Forensic audit for Zimbabwe’s “missing” $15 billion diamonds under way


A forensic audit is underway to establish the quantity and value of gems that Zimbabwe lost through leakages at the Chiadzwa diamond fields Mines and Mining Development Minister Walter Chidhakwa said today.

Last month, President Robert Mugabe said that the country had lost diamonds worth $15 billion, a revelation that rattled a country whose government is entirely funded by taxes and is struggling to provide basic services while millions of its population are jobless.

Despite frequent reports of smuggling from the vast Chiadzwa fields where institutions such as the police, army and some Chinese firms were involved in the mining activities, the value of the loss had never been quantified since operations began over five years ago.

And parliamentarians today asked Chidhakwa if he had any knowledge about the disappearance of the diamonds and the people who were involved.

Chidhakwa appeared to cast doubt on Mugabe’s claim that $15 billion worth of diamonds vanished saying “the figure is in the process of being established.”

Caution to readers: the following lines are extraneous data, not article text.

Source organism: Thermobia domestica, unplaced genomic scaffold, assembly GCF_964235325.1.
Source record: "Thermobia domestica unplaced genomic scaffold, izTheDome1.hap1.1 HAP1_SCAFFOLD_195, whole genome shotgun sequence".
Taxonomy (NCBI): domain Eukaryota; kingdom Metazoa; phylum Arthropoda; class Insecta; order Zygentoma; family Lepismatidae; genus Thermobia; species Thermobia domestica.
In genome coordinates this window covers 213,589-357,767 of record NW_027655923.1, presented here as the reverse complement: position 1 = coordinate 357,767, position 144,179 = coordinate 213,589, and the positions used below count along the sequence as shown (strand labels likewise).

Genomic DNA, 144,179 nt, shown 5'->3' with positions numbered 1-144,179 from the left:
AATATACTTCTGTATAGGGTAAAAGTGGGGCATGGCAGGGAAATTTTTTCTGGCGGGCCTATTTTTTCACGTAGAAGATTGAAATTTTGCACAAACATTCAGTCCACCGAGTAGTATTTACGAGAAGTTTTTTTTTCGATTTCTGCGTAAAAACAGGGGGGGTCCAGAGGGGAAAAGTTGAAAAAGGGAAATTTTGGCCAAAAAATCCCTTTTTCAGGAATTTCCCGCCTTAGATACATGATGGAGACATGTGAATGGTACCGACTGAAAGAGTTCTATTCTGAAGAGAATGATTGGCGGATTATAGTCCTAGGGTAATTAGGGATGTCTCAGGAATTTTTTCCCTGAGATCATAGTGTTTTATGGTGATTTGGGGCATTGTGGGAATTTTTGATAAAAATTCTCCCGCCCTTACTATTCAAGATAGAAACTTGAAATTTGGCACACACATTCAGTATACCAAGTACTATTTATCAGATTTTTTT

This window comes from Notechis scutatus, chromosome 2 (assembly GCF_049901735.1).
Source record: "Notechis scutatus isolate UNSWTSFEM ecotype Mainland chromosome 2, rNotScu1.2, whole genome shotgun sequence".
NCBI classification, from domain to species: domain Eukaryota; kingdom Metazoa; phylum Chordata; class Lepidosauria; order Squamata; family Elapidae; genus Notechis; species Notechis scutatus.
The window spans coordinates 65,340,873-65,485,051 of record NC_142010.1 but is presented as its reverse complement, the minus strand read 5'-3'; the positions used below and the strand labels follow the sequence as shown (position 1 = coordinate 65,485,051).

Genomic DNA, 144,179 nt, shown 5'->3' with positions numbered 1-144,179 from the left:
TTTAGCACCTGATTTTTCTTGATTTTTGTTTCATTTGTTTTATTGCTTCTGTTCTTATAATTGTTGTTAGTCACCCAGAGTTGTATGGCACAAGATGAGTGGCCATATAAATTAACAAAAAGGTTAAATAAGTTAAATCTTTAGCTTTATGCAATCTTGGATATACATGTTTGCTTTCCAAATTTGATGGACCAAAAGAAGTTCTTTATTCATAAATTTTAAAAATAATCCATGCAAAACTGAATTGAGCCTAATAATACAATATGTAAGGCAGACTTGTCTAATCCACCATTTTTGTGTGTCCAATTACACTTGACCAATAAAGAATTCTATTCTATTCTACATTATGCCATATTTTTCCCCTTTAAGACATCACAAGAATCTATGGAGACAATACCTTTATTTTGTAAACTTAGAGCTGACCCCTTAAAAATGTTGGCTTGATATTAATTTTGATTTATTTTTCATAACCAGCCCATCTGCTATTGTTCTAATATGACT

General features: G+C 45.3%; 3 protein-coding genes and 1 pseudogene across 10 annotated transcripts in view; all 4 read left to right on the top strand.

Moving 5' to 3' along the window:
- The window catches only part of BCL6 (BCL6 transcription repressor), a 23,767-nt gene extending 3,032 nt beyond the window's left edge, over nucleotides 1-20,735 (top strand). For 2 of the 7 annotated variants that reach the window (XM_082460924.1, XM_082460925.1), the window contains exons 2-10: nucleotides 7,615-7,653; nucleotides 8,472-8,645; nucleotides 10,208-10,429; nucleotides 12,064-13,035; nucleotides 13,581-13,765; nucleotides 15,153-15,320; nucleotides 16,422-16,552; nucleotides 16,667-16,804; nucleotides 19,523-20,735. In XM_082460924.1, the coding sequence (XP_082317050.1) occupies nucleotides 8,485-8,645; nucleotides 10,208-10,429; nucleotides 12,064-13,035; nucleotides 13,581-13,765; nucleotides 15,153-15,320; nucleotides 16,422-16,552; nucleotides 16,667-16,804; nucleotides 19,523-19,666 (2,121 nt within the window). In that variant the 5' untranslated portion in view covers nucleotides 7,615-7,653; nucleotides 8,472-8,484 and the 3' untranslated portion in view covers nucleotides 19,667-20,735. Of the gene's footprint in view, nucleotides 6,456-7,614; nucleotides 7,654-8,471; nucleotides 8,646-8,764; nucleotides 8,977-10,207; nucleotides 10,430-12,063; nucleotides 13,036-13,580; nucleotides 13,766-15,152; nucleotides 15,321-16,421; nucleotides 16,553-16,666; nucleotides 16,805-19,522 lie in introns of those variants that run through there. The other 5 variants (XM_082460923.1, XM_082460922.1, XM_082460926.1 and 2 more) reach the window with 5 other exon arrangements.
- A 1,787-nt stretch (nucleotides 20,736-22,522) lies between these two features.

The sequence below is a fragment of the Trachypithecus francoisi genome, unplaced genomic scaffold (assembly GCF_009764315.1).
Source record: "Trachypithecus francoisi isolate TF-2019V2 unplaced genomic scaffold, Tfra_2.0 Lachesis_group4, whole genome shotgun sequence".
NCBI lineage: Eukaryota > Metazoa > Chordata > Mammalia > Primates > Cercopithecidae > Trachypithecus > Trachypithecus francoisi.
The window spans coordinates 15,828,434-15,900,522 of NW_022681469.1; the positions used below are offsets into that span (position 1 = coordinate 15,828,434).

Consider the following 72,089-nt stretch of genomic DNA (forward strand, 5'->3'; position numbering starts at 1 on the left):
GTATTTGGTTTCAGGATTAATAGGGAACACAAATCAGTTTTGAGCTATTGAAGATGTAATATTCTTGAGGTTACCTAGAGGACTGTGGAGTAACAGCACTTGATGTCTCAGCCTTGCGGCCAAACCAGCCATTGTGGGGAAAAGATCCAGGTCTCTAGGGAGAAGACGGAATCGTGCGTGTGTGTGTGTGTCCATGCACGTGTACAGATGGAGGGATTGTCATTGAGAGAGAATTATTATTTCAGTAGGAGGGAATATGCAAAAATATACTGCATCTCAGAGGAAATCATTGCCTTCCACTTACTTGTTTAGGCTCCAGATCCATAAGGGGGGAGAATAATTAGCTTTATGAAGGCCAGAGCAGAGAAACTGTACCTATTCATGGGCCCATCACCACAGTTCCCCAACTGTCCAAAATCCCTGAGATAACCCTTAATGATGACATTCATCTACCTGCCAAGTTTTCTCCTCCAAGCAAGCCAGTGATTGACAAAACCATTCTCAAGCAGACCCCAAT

“We have started a process of establishing why and how it happened and how much it is,” Chidhakwa told the national assembly.

“Once the forensic audit is done, we will bring it to Parliament.”

Most of the leakages are said to have occurred during the tenure of Obert Mpofu, who was Mines Minister between 2009 and 2013, and there have been calls from civil society and the general public for him to be called to account.obert Mpofu

Chidhakwa was appointed to head the ministry in September 2013. Last month government ordered diamond miners in the Chiadzwa area to cease operations to pave way for its wholly-owned Zimbabwe Consolidated Mining Company (ZCDC) as part of initiatives to improve transparency and accountability in the sector.

Government said its new model has been successfully applied in neighbouring countries such as Botswana to improve earnings from the mining and marketing of the gems.- The Source

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Charles Rukuni
The Insider is a political and business bulletin about Zimbabwe, edited by Charles Rukuni. Founded in 1990, it was a printed 12-page subscription only newsletter until 2003 when Zimbabwe's hyper-inflation made it impossible to continue printing.


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